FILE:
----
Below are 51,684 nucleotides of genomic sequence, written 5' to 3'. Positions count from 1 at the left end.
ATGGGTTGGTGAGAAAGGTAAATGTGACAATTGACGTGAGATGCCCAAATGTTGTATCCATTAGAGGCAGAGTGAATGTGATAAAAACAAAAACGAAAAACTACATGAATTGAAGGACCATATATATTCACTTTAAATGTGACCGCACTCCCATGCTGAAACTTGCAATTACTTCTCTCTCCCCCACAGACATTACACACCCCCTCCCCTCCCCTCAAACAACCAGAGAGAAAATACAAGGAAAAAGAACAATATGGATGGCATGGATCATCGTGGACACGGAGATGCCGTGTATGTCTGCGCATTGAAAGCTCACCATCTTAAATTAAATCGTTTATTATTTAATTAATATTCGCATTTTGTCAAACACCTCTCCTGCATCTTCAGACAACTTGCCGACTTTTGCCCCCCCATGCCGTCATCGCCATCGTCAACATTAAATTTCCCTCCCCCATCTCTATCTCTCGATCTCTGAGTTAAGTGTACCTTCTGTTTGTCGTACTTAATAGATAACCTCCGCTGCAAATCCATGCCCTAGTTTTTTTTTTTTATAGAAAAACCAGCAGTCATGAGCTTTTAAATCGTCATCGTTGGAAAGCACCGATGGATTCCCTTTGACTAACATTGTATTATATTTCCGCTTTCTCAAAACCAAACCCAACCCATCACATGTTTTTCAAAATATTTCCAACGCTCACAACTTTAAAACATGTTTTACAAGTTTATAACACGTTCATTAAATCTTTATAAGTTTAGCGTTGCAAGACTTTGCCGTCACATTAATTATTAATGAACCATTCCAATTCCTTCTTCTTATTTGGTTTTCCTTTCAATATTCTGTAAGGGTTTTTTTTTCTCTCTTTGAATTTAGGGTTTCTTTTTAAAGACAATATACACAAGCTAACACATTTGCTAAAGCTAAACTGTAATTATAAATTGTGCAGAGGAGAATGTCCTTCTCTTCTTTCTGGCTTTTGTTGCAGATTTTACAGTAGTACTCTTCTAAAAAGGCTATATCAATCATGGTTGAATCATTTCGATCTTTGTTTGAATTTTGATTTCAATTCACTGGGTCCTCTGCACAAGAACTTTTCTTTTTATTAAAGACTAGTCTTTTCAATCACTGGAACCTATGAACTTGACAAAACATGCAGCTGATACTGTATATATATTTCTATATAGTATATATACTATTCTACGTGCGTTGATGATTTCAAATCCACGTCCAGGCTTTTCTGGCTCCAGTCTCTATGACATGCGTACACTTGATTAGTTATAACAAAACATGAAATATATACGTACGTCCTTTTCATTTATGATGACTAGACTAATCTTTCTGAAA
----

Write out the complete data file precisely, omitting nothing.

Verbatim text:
Below are 51,684 nucleotides of genomic sequence, written 5' to 3'. Positions count from 1 at the left end.
ATGGGTTGGTGAGAAAGGTAAATGTGACAATTGACGTGAGATGCCCAAATGTTGTATCCATTAGAGGCAGAGTGAATGTGATAAAAACAAAAACGAAAAACTACATGAATTGAAGGACCATATATATTCACTTTAAATGTGACCGCACTCCCATGCTGAAACTTGCAATTACTTCTCTCTCCCCCACAGACATTACACACCCCCTCCCCTCCCCTCAAACAACCAGAGAGAAAATACAAGGAAAAAGAACAATATGGATGGCATGGATCATCGTGGACACGGAGATGCCGTGTATGTCTGCGCATTGAAAGCTCACCATCTTAAATTAAATCGTTTATTATTTAATTAATATTCGCATTTTGTCAAACACCTCTCCTGCATCTTCAGACAACTTGCCGACTTTTGCCCCCCCATGCCGTCATCGCCATCGTCAACATTAAATTTCCCTCCCCCATCTCTATCTCTCGATCTCTGAGTTAAGTGTACCTTCTGTTTGTCGTACTTAATAGATAACCTCCGCTGCAAATCCATGCCCTAGTTTTTTTTTTTTATAGAAAAACCAGCAGTCATGAGCTTTTAAATCGTCATCGTTGGAAAGCACCGATGGATTCCCTTTGACTAACATTGTATTATATTTCCGCTTTCTCAAAACCAAACCCAACCCATCACATGTTTTTCAAAATATTTCCAACGCTCACAACTTTAAAACATGTTTTACAAGTTTATAACACGTTCATTAAATCTTTATAAGTTTAGCGTTGCAAGACTTTGCCGTCACATTAATTATTAATGAACCATTCCAATTCCTTCTTCTTATTTGGTTTTCCTTTCAATATTCTGTAAGGGTTTTTTTTTCTCTCTTTGAATTTAGGGTTTCTTTTTAAAGACAATATACACAAGCTAACACATTTGCTAAAGCTAAACTGTAATTATAAATTGTGCAGAGGAGAATGTCCTTCTCTTCTTTCTGGCTTTTGTTGCAGATTTTACAGTAGTACTCTTCTAAAAAGGCTATATCAATCATGGTTGAATCATTTCGATCTTTGTTTGAATTTTGATTTCAATTCACTGGGTCCTCTGCACAAGAACTTTTCTTTTTATTAAAGACTAGTCTTTTCAATCACTGGAACCTATGAACTTGACAAAACATGCAGCTGATACTGTATATATATTTCTATATAGTATATATACTATTCTACGTGCGTTGATGATTTCAAATCCACGTCCAGGCTTTTCTGGCTCCAGTCTCTATGACATGCGTACACTTGATTAGTTATAACAAAACATGAAATATATACGTACGTCCTTTTCATTTATGATGACTAGACTAATCTTTCTGAAA